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FROM AN ITALIAN SONNET.

Love, under Friendship’s vesture white,
Laughs, his little limbs concealing;
And oft in sport, and oft in spite,
Like Pity meets the dazzled sight,
Smiles thro' his tears revealing.

But now as Rage the God appears !
He frowns, and tempests shake his frame!-
Frowning, or smiling, or in tears,
'Tis Love; and Love is still the same.

A CHARACTER.

As thro' the hedge-row shade the violet steals,
And the sweet air its modest leaf reveals;
Her softer charms, but by their influence known,
Surprise all hearts, and mould them to her own.

CAPTIVITY.

CAGED in old woods, whose reverend echoes wake
When the hern screams along the distant lake,
Her little heart oft flutters to be free,
Oft sighs to turn the unrelenting key.
In vain! the nurse that rusted relic wears,
Nor moved by gold-nor to be moved by tears;
And terraced walls their black reflection throw
On the green-mantled moat that sleeps below.

WRITTEN AT MIDNIGHT,

WHILE thro' the broken pane the tempest sighs,
And my step falters on the faithless floor,
Shades of departed joys around me rise,
With many a face that smiles on me no more;
With many a voice that thrills of transport gave,
Now silent as the grass that tufts their grave!

TO AN OLD OAK.

TRUNK of a Giant now no more!
Once did thy limbs to heaven aspire;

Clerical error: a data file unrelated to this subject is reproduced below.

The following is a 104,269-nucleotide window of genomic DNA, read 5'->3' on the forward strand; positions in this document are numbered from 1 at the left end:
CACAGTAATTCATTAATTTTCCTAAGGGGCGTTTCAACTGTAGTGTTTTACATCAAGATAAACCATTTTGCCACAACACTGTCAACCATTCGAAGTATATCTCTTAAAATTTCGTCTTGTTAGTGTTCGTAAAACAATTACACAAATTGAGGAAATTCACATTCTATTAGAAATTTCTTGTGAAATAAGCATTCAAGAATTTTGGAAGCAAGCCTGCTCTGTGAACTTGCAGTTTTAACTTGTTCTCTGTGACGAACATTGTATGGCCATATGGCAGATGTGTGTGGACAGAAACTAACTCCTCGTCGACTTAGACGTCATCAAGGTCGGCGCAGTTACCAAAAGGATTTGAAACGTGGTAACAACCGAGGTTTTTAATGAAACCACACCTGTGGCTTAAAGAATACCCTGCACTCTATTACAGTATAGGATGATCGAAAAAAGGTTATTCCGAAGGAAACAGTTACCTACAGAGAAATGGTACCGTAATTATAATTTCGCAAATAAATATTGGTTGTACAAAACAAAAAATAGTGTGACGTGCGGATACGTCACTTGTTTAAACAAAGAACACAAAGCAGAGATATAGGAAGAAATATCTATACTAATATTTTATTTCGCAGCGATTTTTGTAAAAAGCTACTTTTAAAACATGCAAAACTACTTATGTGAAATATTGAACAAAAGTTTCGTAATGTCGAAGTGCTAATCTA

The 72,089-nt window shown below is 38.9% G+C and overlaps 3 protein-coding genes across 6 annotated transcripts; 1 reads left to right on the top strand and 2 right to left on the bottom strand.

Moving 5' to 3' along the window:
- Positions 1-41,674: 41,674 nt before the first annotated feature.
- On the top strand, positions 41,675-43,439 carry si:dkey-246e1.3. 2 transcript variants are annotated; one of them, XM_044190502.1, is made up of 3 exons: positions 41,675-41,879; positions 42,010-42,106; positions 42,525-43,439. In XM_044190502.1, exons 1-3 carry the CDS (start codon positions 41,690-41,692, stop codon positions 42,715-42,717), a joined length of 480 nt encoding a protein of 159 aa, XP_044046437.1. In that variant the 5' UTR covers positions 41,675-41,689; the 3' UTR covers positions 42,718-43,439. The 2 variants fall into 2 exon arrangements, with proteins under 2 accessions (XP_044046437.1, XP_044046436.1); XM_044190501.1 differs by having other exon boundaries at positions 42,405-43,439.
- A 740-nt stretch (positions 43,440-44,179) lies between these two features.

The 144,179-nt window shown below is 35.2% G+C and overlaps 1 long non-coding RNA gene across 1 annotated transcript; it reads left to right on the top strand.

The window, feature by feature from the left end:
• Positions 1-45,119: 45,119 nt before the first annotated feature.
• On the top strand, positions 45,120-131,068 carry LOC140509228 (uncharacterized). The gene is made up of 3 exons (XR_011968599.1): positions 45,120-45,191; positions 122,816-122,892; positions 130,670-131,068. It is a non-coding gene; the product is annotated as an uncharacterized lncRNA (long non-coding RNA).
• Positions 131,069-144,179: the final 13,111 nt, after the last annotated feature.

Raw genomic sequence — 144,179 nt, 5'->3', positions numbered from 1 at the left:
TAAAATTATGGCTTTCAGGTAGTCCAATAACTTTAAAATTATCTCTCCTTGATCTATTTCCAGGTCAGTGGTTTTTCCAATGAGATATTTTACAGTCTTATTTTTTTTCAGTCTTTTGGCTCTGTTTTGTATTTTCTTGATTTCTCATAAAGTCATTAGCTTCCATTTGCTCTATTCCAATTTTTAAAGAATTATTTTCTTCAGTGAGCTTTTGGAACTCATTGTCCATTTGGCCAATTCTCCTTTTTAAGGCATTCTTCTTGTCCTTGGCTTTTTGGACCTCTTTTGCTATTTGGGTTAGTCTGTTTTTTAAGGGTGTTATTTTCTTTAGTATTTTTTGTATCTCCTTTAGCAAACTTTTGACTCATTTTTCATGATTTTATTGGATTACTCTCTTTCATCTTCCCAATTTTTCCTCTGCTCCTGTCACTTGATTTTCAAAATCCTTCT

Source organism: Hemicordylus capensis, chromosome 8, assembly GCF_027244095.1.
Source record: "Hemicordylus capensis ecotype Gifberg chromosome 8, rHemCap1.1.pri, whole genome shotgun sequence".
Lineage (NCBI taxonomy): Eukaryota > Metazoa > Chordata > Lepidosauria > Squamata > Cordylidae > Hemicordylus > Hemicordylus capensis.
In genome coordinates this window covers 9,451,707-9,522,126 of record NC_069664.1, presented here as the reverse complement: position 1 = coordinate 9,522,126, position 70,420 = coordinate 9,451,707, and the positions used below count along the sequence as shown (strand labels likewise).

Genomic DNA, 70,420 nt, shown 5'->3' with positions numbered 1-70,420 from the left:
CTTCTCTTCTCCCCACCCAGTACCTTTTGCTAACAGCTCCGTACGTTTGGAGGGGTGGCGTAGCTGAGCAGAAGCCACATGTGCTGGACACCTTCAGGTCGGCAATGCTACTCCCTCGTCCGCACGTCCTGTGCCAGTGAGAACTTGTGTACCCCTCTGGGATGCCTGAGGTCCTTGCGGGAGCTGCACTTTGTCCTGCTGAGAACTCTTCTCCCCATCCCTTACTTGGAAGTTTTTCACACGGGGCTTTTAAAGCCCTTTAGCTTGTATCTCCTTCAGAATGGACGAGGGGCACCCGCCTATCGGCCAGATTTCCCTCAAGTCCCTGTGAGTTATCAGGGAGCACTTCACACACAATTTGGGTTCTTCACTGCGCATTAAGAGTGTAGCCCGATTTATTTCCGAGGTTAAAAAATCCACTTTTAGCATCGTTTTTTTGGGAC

Once, by a track untried before,
Strike as resolving to explore

Realms of infernal fire. *

Round thee, alas, no shadows move!
From thee no sacred murmurs breathe!
Yet within thee, thyself a grove,
Once did the eagle scream above,

And the wolf howl beneath.

There once the red-cross knight reclined, His resting place his house of prayer; And, when the death-bell smote the wind From towers long fled by human kind,

He knelt and worshipped there!

• Radice in Tartara tendit.-Virg.

Then Culture came, and days serene;
And village-sports, and garlands gay.
Full many a pathway crossed the green;
And maids and shepherd-youths were seen

To celebrate the May.

Father of many a forest deep,
Whence many a navy thunder-fraught!
Erst in thy acorn-cells asleep,
Soon destined o'er the world to sweep,

Opening new spheres of thought!

Wont in the night of woods to dwell,
The holy Druid saw thee rise;
And, planting there the guardian-spell,
Sung forth, the dreadful pomp to swell

Of human sacrifice !

Thy singed top and branches bare
Now straggle in the evening-sky;
And the wan moon wheels round to glare
On the long corse that shivers there

Of him who came to die!

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When by the green-wood side, at summer eve,
Poetic visions charm my closing eye;
And fairy-scenes, that Fancy loves to weave,
Shift to wild notes of sweetest minstrelsy ;
'Tis thine to range in busy quest of prey,
Thy feathery antlers quivering with delight,
Brush from my lids the hues of heaven away,
And all is Solitude, and all is Night!

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